[Bioclusters] gigabit ethernet performance

Joe Landman bioclusters@bioinformatics.org
Fri, 09 Jul 2004 22:33:35 -0400

I have also seen in the 60 - 80 MB/s for real applications on e325's
using the bcm5700 drivers (the tg3's don't work so well).

Generally there are many reasons why gigabit performance can be bad. 
Switch performance is one of them.  Network settings are another.

The original query was on NFS, and how the Xserves were getting 12ish
MB/s on GB.  This sounds suspiciously like someone somewhere is locked
into 100 Mb/s mode on a port they think is 1000 Mb/s.  When running at
full tilt, a good NFS server implementation on 100 Mb links can source
about 11.7 - 12 MB/s.  You would see similar performance from rcp in
this case.

If this is not the problem (and I recommend sanity checks, as in
checking what both sides of the connection report, as many switches are
known to autonegotiate incorrectly), start looking at things like MTU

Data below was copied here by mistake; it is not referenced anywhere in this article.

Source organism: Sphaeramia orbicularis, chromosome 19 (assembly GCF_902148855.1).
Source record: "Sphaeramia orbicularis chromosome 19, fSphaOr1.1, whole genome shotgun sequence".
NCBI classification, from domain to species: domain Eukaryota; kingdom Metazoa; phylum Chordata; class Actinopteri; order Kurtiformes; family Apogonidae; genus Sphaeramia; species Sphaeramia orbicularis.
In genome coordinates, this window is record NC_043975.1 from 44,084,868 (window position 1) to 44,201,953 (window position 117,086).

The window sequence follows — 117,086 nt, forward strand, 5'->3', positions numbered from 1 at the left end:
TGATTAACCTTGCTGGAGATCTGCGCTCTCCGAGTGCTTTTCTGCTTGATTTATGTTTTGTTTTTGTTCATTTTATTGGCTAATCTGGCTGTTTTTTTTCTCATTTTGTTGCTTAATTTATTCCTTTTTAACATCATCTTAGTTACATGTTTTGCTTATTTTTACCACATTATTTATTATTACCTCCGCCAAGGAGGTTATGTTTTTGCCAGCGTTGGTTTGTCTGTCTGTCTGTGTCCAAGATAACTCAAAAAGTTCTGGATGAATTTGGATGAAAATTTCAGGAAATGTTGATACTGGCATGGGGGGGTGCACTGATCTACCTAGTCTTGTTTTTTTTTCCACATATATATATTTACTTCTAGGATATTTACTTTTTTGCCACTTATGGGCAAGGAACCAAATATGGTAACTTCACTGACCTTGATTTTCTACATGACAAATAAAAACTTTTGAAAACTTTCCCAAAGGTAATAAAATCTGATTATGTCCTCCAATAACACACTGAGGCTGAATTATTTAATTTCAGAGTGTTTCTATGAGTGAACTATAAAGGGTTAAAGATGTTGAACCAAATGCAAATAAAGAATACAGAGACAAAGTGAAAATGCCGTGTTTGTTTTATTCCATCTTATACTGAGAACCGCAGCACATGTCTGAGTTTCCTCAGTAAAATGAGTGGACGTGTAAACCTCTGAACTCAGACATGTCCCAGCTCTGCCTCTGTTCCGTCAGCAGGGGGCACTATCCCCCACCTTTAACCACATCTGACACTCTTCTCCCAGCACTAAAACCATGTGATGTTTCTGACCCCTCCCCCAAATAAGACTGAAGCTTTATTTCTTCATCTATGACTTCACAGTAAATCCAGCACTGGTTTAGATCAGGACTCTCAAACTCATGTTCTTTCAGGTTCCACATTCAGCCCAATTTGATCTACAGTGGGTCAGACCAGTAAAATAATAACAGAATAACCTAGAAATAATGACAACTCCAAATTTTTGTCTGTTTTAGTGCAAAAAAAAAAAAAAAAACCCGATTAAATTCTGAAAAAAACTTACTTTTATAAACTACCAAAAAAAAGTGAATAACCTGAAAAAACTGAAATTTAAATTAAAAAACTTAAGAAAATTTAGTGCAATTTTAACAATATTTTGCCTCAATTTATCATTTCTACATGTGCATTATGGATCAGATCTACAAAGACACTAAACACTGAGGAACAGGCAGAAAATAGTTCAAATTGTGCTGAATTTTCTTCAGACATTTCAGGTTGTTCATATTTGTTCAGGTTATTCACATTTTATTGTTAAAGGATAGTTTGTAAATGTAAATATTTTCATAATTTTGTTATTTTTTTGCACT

(can you use jumbo packets?), TCP based NFS, larger read/write sizes,

Some of the IDE RAID systems we have set up have been able to
sink/source upwards of 60 MB/s without working hard at tuning, and we
have seen a sustained 70+/- MB/s for over a 2 day run at a customer
site.  We cannot speak to the Xserve as we don't normally use or spec

Look in the usual spots, and make sure that you leave nothing to an
assumption.  It is possible that you will run into driver issues,
network stack implementation, bad switches...  


On Fri, 2004-07-09 at 21:46, Farul M. Ghazali wrote:
> On Fri, 9 Jul 2004, Tim Cutts wrote:
> > ~30 MB/sec sounds about right to me.  We get 36 MB/sec between our
> > AlphaServer ES45 boxes; that's GBit ethernet, and HP StorageWorks HSV
> > RAID controllers; there's no way the disk is the limiting factor in our
> > set up - we can get about 200 MB/sec on the HSV controllers.  I think
> > the low 30's is about what GBit can sustain.
> 30MB/sec is pretty bad for gigabit if that's the case. I've used netperf
> and gotten 70-80MB/sec on my IBM x325s, but I don't have fast enough disks
> to really test the system.
> Does the switch come into play in this? I've used el-cheapo Netgear
> switches and we are looking into geting some demo Foundry swtches to test
> out.
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Joseph Landman, Ph.D
Scalable Informatics LLC,
email: landman@scalableinformatics.com
web  : http://scalableinformatics.com
phone: +1 734 612 4615